To say that leadership is important in the real estate industry is a bit of an understatement. The panelists, including Anthony Chang of Cassidy Turley, Diana Reid of PNC, Marty Jones of MassDevelopment, Lynn Thurber of LaSalle Investment Management, and moderator Michael Horst of ULI, brought some wonderful insight and advice to a full room at this Thursday morning session at the ULI Fall Meeting in Denver.
Work today is much more interconnected and volatile, both within the real estate industry and without. Therefore, leadership and the ability to see around the corner are all the more critical. The ULI panelists who spoke today cited a mix of former bosses and political figures in history (Teddy Roosevelt as a strong executive and Ben Franklin as someone who could leverage those around him to get things done). They cite the ability to have vision, find tactics to pursue that vision and have the courage to actually move forward.
Technology can be valuable in the right context, like Skype, crowdsourcing, etc, but in some instances it can waste time or not produce a level of trust needed to seal the deal. Face to face contact is still important.
The generation gap came up as an interesting point of interest. Most of the panel was of the baby-boom generation, although one, Anthony Chang, was a Gen Xer, as am I. The generation between the millennials and the baby boomers are entering or approaching their peak earning years. We were trained and mentored by “pre-technology” boomers and are training and mentoring “post-technology” millennials, so we have a foot in both camps. Although we can bridge the gap between the two, nonetheless that gap exists. Boomers need to at least be aware of the power of technology and the expectations the millennials have of the workplace and their career aspirations. But, one panelist cautioned, millennials should not be treated any differently than other generations of workers. They need to understand the value of face-to-face deal-making and mentoring.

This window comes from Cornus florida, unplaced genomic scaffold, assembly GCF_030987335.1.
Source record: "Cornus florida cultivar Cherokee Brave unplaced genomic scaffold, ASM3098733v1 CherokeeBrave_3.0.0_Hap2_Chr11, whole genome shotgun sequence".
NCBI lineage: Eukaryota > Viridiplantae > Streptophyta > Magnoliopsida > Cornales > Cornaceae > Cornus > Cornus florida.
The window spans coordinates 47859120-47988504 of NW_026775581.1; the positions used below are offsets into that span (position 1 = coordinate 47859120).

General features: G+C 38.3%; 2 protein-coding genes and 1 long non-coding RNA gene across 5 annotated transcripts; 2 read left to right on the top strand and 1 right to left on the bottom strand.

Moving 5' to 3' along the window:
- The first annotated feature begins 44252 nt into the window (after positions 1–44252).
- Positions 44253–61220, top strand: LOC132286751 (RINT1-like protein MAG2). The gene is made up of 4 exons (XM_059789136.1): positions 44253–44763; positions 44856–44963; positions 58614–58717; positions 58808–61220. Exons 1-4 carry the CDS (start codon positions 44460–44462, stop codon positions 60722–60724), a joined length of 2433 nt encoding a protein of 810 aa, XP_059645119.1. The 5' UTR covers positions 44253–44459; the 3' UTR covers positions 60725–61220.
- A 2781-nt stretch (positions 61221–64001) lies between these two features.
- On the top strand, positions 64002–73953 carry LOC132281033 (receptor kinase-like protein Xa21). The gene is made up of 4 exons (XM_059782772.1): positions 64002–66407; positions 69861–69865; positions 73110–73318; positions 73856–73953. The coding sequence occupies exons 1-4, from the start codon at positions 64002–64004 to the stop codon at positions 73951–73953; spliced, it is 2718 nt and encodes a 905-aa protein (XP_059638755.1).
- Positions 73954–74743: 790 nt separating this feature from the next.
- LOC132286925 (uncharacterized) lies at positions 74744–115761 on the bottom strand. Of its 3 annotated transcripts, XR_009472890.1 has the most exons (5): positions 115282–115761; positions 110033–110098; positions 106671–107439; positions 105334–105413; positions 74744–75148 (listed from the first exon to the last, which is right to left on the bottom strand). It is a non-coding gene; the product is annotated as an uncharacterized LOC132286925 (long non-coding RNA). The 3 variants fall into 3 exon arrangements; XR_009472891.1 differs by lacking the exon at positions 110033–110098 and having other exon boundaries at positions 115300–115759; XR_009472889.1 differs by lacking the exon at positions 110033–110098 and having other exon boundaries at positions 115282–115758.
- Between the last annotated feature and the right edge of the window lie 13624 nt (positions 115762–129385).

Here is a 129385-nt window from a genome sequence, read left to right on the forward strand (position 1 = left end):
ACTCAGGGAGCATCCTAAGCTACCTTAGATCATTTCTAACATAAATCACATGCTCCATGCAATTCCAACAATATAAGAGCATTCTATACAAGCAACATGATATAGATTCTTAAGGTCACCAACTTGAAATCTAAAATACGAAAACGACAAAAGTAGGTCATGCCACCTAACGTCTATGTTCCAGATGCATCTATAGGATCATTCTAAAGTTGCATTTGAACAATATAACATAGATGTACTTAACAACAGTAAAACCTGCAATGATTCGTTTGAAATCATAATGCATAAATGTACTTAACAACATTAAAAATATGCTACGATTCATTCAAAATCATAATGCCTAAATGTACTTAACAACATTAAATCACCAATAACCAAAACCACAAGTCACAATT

That said, having a mentor, be it formal or an informal netowrk of them, is very important as you are cutting your teeth in the industry.
One of the biggest missing opportunities for leaders and all professionals is a little down time to reflect, recharge and think about the future. Michael Horst commented that, at least while airlines didn’t offer wi-fi service, air travel was an excellent time to turn off and think critically. The altitude can help with this.
Lynn Thurber explained that women still have precious few role models in real estate. Just like in many industries, women have proven to be able to execute business transactions, but have had less opportunity to source business for the company. Men have it easier, she explained; they have the “locker room banter.” How do women get in to the locker room? I surmise deal-making will be replaced by something else over time, but deals will still be done in person and with a handshake, since that is timeless, at least according to these folks.
The leadership 4.0 session was very thought-provoking and much appreciated. Our society is in desperate need of good leadership, and ULI has a lot of great leaders to offer. I’m quite grateful for the exposure to many of these fine individuals. There is much to learn.
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